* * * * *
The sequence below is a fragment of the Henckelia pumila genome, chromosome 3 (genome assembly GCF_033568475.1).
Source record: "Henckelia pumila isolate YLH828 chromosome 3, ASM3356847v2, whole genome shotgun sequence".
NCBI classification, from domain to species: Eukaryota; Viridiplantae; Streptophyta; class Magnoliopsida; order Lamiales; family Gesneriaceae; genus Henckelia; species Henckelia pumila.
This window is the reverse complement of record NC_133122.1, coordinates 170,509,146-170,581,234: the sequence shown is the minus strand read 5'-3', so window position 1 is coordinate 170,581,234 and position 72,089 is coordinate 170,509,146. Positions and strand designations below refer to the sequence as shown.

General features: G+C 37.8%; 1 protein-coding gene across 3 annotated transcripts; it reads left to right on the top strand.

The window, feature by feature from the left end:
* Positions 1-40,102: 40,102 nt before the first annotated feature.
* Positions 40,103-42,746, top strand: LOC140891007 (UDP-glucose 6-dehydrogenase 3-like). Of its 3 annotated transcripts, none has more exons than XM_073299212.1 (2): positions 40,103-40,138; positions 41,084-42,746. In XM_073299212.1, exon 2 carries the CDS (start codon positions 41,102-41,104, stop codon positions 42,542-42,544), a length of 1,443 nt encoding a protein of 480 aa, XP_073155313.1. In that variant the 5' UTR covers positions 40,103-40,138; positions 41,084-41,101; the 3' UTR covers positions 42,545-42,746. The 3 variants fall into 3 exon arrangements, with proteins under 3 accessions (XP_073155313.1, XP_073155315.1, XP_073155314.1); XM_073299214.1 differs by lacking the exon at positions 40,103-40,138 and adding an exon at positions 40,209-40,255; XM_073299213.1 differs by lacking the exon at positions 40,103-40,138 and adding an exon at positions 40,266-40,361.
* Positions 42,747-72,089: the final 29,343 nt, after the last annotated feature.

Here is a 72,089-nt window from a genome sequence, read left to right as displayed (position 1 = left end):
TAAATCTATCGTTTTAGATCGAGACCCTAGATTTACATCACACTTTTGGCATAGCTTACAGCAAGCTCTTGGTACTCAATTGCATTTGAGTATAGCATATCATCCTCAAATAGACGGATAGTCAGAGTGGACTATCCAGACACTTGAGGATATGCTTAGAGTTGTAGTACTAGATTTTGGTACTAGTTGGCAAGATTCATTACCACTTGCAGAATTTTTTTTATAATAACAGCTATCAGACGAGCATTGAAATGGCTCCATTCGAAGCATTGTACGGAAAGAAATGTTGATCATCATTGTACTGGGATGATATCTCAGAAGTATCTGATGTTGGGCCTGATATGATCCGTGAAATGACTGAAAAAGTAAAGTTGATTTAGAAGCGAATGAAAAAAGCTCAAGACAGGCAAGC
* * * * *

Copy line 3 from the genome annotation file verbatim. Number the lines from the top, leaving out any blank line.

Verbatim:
NCBI classification, from domain to species: Eukaryota; Viridiplantae; Streptophyta; class Magnoliopsida; order Lamiales; family Gesneriaceae; genus Henckelia; species Henckelia pumila.